Nearly 200 teachers, parents and young children from the Alum Rock Union School District protested at the intersection of Capital Avenue and McKee Road following months of stalled negotiations between the district and the teacher's union.
They called their protest a "human billboard" as they walked in a square along the East San Jose intersection on Wednesday demanding that the teachers requests for more pay, smaller class sizes and more PPE supply for students and staff are met.
The teacher's union and the district are in the middle of negotiating a three-year contract for the 2021/22-2023/24 school years.
Teachers have been asking for a 4.5 percent raise.They have not received a pay increase in the last two years.
The district is offering up to 3 percent of a teacher's base pay citing fiscal concerns.
“Our teachers were generous and accepted nothing last year and so when you factor that in, then there's a desire to say, 'let's make up for what we didn't do last year' and rightly so,” ARUSD Board of Trustees Vice President Andres Quintero said. “Our situation, however, is from the vantage point of... finding out what is the most that we responsibly can provide while maintaining fiscal solvency.”
The negotiations began in February of this year and by Nov. 3, the district officially declared impasse.
“It's been like a slap in the face,” said Jocelyn Merz, Alum Rock Educators Association (AREA) President.
The district's reserves grew from 9 percent 14 percent over the last year, Merz said.
In the last negotiation cycle, teachers agreed to bypass a raise because the district said there were threats of lapsation which is when the state takes over a school district because the district runs out of money.
But with growing reserves, a 5.07 percent increase in cost-of-living adjustment funding from the state and $56 million from COVID-19 economic relief, “we know we're not asking for anything more than we know the district has the funds to pay,” Merz said.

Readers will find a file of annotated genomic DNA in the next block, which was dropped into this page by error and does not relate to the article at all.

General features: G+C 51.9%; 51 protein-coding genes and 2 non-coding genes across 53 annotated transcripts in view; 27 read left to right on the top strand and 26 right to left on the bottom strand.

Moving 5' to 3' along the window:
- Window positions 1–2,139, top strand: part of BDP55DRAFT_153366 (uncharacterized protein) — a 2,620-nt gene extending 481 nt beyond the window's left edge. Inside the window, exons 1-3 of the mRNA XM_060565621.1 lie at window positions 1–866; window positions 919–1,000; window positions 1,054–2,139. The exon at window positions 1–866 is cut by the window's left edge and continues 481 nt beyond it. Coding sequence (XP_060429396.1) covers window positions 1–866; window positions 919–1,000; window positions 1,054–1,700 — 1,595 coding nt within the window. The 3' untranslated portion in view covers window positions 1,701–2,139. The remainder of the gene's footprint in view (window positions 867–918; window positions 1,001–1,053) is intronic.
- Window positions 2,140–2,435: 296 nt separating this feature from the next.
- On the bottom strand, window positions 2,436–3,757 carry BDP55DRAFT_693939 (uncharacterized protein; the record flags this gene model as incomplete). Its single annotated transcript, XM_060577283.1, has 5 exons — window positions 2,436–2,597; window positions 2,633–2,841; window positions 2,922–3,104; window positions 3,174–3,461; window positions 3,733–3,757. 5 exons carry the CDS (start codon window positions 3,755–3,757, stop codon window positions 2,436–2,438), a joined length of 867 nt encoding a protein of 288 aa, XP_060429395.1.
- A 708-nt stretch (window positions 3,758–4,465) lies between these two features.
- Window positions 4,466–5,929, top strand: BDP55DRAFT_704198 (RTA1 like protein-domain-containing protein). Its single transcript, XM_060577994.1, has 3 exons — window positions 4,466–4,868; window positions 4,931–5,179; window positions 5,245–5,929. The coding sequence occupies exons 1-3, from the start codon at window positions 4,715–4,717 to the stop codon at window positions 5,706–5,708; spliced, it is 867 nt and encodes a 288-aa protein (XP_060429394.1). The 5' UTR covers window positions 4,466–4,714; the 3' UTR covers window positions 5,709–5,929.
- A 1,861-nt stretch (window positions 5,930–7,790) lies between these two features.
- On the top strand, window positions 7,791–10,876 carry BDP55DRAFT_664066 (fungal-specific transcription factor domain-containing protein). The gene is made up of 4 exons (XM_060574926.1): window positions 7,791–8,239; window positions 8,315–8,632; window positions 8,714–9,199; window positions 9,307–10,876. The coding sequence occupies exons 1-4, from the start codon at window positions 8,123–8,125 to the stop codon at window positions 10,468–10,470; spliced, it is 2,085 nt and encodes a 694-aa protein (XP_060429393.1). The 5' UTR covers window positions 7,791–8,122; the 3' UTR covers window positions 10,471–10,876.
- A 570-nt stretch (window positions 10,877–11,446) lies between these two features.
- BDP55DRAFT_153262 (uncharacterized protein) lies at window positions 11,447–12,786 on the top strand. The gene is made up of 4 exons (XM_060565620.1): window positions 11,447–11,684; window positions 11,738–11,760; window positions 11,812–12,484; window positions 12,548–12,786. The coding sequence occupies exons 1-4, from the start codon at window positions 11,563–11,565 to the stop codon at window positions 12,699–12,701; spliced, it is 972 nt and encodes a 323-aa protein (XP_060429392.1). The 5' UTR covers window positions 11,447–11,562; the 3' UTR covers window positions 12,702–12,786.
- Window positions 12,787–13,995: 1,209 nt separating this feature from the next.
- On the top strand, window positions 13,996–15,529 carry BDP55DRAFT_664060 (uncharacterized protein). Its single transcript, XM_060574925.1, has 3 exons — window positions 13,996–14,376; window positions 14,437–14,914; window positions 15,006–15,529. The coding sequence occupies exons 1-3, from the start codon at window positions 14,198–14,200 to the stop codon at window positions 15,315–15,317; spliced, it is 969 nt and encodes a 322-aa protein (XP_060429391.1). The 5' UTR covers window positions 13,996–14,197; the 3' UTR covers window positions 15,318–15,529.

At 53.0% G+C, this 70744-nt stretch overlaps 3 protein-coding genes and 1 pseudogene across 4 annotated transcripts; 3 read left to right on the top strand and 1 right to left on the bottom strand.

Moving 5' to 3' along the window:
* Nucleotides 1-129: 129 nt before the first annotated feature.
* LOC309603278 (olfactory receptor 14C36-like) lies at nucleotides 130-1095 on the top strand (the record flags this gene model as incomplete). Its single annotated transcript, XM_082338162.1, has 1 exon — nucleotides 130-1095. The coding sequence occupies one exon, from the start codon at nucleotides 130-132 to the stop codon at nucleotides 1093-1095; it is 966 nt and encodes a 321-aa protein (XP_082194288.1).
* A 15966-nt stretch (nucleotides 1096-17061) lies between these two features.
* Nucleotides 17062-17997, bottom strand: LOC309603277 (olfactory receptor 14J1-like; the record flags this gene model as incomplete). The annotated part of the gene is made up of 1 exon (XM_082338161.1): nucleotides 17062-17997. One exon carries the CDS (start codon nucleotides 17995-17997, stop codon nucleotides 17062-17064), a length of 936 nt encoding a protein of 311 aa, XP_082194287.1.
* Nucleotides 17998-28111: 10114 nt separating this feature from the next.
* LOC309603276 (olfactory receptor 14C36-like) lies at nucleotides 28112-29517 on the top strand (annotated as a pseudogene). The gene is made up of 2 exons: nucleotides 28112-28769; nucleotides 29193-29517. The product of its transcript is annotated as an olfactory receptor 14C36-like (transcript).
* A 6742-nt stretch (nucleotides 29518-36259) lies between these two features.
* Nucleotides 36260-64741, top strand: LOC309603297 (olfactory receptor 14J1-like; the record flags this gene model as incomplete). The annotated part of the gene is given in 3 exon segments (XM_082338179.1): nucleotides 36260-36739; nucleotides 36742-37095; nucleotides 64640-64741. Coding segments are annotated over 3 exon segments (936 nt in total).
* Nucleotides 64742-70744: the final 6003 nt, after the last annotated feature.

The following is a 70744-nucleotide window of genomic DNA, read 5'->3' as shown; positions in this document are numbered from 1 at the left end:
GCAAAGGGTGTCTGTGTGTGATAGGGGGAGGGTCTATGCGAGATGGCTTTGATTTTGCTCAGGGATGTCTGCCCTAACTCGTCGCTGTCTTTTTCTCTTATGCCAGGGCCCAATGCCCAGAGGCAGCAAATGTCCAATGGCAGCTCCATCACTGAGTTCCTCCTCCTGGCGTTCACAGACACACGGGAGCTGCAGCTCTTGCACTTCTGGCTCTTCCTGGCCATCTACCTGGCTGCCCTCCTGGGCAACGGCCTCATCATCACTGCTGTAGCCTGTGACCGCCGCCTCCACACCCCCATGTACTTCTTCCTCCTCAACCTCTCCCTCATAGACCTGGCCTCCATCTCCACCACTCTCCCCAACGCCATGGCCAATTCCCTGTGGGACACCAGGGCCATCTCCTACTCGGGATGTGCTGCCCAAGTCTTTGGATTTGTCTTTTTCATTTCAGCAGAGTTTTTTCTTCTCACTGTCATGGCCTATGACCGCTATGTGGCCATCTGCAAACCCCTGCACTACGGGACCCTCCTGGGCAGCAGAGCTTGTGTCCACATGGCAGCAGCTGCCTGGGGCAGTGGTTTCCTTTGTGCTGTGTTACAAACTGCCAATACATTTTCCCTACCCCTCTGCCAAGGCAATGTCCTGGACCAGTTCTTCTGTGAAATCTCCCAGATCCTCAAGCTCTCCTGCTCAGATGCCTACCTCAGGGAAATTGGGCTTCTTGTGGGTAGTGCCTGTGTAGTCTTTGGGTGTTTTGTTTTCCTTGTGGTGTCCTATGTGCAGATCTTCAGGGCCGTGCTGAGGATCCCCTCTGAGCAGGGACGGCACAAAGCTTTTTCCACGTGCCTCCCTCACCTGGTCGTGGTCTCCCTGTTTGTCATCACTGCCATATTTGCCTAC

The ARUSD ranks 28 out of Santa Clara County's 34 school districts in terms of starting salary.
“We are in the bottom 20 percent,” Merz said. “And to us it shows that's where the district has placed teachers as their priority.”
Merz, who taught in the district for more than 30 years, said over the last years teachers have struggled to afford living in the district on their salary. But tensions started to rise months into the pandemic when teachers were asked to do more, without additional compensation.
“It's not just about the money,” said second-grade teacher Julia Bargas said. “We care about your kids that we think we think your kids could do anything any other child can do."”
Parents showed up on Wednesday to show their support for teachers.
Natalie Abal, a mother of three children under ten at Ryan Elementary, said, “It's sad to think like some of these teachers that I've seen for so many years, they have been there to support the students is so dedicated, that we could potentially lose them.”
She said she recognized that the lack of investments in education were not unique to Alum Rock, but said in such a historically disenfranchised community, the impacts are greater.
“Our kids are some of the most vulnerable and so their class sizes need to stay small and not increase,” the mother of three said. “They deserve consistency and stability, and they deserve a chance like everyone else, and they just, they deserve a proper education.”
Bargas echoed the sentiment.
"I think Alum Rock gets a bad rep. I don't know if people believe that we are as good as we are," she said. "This is a good place; we are good people."
Jana Kadah is a reporter with Bay City News.